Fascinating figures

These five absorbing YA biographies introduce readers to an iconic Olympics activist; a groundbreaking civil rights activist; a German Jewish artist; a suspected Lincoln assassination conspirator — and present well-known lives (e.g., Einstein’s) in eye-catching ways.

Hanged!: Mary Surratt & the Plot to Assassinate Abraham Lincoln
by Sarah Miller
Middle School, High School    Random House Studio/Random    352 pp.    g
11/22    978-0-593-18156-0    $18.99
Library ed.  978-0-593-18157-7    $21.99
e-book ed.  978-0-593-18158-4    $11.99

On April 14, 1865, just days after the conclusion of the Civil War, John Wilkes Booth shot (and killed) President Abraham Lincoln at Ford’s Theater. Booth would die more than two weeks later during the attempt to apprehend him, and attention shifted onto his accomplices and co-conspirators. Caught up in the plot was the widow Mary Surratt, who ran a Washington, DC, boardinghouse that Booth and other conspirators (including Surratt’s son) frequented. Surratt’s guilt by association and the hearsay surrounding her role in the plot were enough to condemn her to the gallows after one of the most unusual trials in American history. Miller (The Borden Murders, rev. 1/16) finds the unlikeliest of protagonists in Surratt. Using court transcripts and contemporaneous secondary sources, Miller pieces together information surrounding Surratt, her family, and her boardinghouse guests during and after the assassination of the sixteenth president. Extensively researched, the narrative is carefully organized to give readers the bearings necessary to follow specifics of the many witnesses and their multiple versions of events. The story lays bare the shocking disregard for judicial normalcy as Surratt and her co-defendants were tried in a peacetime military court while simultaneously tried by the newspapers of the day. True-crime fans will be enthralled by this compelling nineteenth-century case and the woman at its emotional center. Appended with an author’s note, list of sources, and an index (unseen). ERIC CARPENTER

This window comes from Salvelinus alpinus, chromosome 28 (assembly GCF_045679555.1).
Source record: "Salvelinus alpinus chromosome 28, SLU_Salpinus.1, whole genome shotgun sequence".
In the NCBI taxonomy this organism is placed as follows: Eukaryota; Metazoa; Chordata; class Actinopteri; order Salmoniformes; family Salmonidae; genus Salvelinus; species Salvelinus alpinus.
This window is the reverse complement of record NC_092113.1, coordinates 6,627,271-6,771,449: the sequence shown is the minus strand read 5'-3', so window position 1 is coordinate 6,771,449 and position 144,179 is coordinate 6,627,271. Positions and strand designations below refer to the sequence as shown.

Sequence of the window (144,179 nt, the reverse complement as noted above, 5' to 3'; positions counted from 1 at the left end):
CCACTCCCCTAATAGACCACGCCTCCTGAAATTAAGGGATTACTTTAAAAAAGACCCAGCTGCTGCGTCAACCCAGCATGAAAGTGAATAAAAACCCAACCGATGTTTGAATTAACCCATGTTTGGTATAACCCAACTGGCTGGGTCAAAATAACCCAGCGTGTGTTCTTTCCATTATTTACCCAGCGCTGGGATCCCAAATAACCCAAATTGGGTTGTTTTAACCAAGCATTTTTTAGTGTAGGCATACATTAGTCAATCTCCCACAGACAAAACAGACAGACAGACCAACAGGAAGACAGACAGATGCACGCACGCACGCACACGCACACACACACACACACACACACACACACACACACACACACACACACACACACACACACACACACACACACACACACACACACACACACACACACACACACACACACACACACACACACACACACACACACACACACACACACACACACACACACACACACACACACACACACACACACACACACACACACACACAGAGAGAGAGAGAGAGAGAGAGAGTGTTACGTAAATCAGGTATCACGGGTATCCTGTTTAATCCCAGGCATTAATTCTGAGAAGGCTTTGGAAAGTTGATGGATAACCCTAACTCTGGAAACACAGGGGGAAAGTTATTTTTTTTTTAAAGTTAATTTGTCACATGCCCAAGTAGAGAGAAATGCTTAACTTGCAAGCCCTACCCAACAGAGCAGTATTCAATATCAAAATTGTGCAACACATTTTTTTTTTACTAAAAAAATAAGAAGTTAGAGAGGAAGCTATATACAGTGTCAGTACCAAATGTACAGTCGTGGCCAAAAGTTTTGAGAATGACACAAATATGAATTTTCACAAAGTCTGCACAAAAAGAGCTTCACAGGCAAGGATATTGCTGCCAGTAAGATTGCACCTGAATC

by Jim Ottaviani; illus. by Jerel Dye; color by Alison Acton
High School    First Second    304 pp.    g
11/22    978-1-62672-876-9    $32.99

This thoroughly researched comic-format account of the world’s most well-known physicist is described by its author as “not so much a biography of Albert Einstein as it is a story about him.” Storytelling liberties such as a nonlinear narrative, invented dialogue, fourth wall–breaking asides (identified by square word balloons), and scenes of a teenage Einstein visualizing his quintessential white-haired self as running along a beam of light are engagingly theatrical. Complicated scientific concepts, including relativity and space time, are imaginatively portrayed at length through a blend of words and pictures. Einstein’s multifaceted personal life is equally examined — including his involvement in geopolitics, experiences of antisemitic attacks, and numerous affairs. Relationships and rivalries with a large cast of world-renowned scientists, from Planck to Curie to Bohr, serve as a constant through line, underscoring the collaborative and competitive nature of early-twentieth-century scientific discourse. Strong cartooning across consistent three-tier page layouts is clear and effective. The hand-inked illustrations are rendered in an undulating black line and muted color palette, punctuated by ethereal blue thought bubbles and visual motifs representing Einstein’s inner life. This nuanced portrayal of the individual behind many of the last century’s greatest discoveries is complex and confounding, much like the man himself. Back matter includes a timeline and whimsical coda regarding Einstein’s death. PATRICK GALL